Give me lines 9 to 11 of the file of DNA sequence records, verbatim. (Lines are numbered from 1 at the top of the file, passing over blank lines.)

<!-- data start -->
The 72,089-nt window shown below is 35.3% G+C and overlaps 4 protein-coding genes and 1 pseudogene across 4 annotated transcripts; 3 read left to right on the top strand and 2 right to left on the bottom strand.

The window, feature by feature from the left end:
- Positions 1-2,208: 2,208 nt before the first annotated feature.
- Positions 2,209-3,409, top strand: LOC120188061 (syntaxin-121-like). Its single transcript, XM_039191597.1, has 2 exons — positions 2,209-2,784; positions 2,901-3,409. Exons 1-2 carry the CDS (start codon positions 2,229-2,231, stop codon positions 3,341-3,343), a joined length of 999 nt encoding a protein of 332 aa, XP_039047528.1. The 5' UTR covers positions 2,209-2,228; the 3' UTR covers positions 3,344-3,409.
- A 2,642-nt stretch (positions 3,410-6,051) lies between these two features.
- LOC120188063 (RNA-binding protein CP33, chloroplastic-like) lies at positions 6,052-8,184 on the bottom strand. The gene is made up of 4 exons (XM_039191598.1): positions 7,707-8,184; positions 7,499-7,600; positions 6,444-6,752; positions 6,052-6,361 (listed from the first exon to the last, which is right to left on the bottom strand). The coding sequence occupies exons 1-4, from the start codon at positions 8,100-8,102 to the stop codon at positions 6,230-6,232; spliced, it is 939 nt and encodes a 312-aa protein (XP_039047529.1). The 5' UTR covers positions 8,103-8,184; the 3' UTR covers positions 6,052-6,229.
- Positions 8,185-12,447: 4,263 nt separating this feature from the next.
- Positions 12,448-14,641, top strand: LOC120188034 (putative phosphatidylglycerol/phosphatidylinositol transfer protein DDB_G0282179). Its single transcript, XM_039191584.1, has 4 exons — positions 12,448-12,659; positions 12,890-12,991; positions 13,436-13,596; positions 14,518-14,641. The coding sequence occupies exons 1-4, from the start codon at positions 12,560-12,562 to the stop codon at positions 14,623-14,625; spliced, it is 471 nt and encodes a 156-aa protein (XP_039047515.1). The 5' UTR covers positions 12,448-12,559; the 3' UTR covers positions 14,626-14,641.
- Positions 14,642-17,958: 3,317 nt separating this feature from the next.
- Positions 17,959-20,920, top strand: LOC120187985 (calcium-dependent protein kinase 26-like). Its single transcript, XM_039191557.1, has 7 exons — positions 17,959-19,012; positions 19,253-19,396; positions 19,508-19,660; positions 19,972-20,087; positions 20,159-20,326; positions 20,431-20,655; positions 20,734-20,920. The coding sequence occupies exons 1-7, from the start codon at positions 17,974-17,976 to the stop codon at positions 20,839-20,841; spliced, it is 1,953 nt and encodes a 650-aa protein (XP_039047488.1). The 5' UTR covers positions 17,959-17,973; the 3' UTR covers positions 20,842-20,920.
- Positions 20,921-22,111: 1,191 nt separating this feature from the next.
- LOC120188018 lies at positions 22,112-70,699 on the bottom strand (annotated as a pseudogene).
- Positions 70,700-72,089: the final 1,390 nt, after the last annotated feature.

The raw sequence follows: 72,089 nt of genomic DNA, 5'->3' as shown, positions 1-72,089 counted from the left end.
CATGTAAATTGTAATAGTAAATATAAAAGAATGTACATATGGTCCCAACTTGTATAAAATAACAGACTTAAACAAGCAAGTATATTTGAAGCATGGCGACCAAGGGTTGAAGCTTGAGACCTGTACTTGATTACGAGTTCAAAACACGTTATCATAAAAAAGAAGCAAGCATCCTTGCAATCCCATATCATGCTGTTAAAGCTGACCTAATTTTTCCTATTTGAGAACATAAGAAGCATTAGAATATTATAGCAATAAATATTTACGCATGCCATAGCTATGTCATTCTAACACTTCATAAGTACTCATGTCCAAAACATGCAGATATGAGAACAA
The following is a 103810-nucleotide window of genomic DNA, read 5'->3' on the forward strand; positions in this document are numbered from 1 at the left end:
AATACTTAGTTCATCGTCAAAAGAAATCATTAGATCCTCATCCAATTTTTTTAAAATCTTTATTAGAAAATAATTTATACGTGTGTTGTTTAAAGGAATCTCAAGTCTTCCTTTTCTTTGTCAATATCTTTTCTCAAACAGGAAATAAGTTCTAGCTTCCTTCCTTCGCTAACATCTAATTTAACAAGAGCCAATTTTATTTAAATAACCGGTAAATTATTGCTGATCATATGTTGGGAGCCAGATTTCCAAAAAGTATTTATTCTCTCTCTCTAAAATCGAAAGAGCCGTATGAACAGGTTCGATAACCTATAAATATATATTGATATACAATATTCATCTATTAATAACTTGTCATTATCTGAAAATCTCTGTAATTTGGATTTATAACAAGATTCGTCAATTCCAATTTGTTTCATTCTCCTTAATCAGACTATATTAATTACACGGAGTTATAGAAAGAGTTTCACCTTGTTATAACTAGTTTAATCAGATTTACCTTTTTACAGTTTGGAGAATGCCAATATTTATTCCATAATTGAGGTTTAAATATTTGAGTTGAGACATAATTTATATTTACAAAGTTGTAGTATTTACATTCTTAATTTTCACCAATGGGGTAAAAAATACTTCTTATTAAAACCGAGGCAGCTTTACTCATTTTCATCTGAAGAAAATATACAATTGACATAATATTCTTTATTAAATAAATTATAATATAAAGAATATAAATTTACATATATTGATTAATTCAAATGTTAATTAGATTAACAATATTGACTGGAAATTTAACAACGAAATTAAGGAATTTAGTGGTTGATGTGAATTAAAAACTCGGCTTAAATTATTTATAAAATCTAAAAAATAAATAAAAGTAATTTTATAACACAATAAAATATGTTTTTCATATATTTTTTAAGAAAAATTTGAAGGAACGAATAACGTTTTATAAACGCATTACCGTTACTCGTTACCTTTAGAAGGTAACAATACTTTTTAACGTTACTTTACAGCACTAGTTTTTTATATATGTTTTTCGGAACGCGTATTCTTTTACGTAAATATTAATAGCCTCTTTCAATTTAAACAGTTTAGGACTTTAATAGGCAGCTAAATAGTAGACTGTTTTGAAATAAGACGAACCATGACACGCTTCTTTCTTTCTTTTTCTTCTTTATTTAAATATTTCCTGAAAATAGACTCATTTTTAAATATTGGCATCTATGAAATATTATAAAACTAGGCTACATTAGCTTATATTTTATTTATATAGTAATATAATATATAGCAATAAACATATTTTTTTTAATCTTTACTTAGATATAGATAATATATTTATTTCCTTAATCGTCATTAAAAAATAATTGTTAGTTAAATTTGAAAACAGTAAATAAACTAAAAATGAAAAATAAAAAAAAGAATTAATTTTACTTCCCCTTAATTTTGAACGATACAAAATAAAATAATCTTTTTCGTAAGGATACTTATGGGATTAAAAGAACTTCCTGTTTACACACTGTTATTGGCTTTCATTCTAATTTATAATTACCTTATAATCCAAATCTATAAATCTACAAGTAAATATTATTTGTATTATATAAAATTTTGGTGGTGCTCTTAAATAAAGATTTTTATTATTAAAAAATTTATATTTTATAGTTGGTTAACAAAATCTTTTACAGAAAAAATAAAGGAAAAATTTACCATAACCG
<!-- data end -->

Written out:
- Positions 14,642-17,958: 3,317 nt separating this feature from the next.
- Positions 17,959-20,920, top strand: LOC120187985 (calcium-dependent protein kinase 26-like). Its single transcript, XM_039191557.1, has 7 exons — positions 17,959-19,012; positions 19,253-19,396; positions 19,508-19,660; positions 19,972-20,087; positions 20,159-20,326; positions 20,431-20,655; positions 20,734-20,920. The coding sequence occupies exons 1-7, from the start codon at positions 17,974-17,976 to the stop codon at positions 20,839-20,841; spliced, it is 1,953 nt and encodes a 650-aa protein (XP_039047488.1). The 5' UTR covers positions 17,959-17,973; the 3' UTR covers positions 20,842-20,920.
- Positions 20,921-22,111: 1,191 nt separating this feature from the next.